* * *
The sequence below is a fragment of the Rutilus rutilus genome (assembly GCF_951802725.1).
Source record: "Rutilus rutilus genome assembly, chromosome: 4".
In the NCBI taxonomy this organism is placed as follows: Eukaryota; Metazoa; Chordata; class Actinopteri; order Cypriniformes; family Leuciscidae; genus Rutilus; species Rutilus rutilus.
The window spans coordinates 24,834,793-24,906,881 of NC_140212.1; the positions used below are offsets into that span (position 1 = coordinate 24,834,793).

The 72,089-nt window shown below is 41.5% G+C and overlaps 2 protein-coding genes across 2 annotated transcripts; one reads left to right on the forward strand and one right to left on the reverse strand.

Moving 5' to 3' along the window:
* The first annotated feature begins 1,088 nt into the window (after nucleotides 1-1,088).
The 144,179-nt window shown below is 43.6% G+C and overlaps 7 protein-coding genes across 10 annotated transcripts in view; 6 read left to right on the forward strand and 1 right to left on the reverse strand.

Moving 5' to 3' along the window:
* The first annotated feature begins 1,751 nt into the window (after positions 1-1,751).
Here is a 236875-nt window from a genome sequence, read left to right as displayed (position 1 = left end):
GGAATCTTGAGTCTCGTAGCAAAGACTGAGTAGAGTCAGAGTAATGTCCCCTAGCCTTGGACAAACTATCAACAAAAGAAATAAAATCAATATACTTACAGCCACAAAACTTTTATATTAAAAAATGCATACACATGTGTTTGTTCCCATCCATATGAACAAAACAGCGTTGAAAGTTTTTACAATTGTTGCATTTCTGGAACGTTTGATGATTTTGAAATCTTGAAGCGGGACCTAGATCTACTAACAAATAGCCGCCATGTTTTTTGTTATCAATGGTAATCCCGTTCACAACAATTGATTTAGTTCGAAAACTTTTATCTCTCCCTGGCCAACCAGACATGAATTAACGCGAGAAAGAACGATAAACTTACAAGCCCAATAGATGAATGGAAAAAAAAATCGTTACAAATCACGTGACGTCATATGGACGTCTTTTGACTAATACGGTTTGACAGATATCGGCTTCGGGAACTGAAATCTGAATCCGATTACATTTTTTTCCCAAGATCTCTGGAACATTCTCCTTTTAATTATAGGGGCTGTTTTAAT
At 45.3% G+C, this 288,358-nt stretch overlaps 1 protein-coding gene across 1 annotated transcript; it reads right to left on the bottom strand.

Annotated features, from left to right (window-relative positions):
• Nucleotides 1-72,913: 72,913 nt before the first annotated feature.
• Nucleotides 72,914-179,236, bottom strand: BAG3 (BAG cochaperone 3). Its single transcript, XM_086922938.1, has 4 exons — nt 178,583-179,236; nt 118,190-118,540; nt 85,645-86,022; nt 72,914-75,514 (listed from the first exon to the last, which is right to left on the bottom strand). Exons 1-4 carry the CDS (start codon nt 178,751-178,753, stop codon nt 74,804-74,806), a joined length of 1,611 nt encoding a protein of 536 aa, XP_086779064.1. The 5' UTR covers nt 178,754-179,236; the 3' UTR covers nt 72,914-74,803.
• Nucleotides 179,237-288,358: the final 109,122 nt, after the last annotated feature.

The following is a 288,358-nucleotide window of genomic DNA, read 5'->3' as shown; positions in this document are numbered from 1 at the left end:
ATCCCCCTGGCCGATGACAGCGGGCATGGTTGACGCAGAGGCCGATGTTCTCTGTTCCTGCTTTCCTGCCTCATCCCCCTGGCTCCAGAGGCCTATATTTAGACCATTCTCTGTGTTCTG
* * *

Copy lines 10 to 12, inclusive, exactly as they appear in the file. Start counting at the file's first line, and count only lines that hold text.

* The first annotated feature begins 1,751 nt into the window (after positions 1-1,751).
Here is a 236875-nt window from a genome sequence, read left to right as displayed (position 1 = left end):
GGAATCTTGAGTCTCGTAGCAAAGACTGAGTAGAGTCAGAGTAATGTCCCCTAGCCTTGGACAAACTATCAACAAAAGAAATAAAATCAATATACTTACAGCCACAAAACTTTTATATTAAAAAATGCATACACATGTGTTTGTTCCCATCCATATGAACAAAACAGCGTTGAAAGTTTTTACAATTGTTGCATTTCTGGAACGTTTGATGATTTTGAAATCTTGAAGCGGGACCTAGATCTACTAACAAATAGCCGCCATGTTTTTTGTTATCAATGGTAATCCCGTTCACAACAATTGATTTAGTTCGAAAACTTTTATCTCTCCCTGGCCAACCAGACATGAATTAACGCGAGAAAGAACGATAAACTTACAAGCCCAATAGATGAATGGAAAAAAAAATCGTTACAAATCACGTGACGTCATATGGACGTCTTTTGACTAATACGGTTTGACAGATATCGGCTTCGGGAACTGAAATCTGAATCCGATTACATTTTTTTCCCAAGATCTCTGGAACATTCTCCTTTTAATTATAGGGGCTGTTTTAAT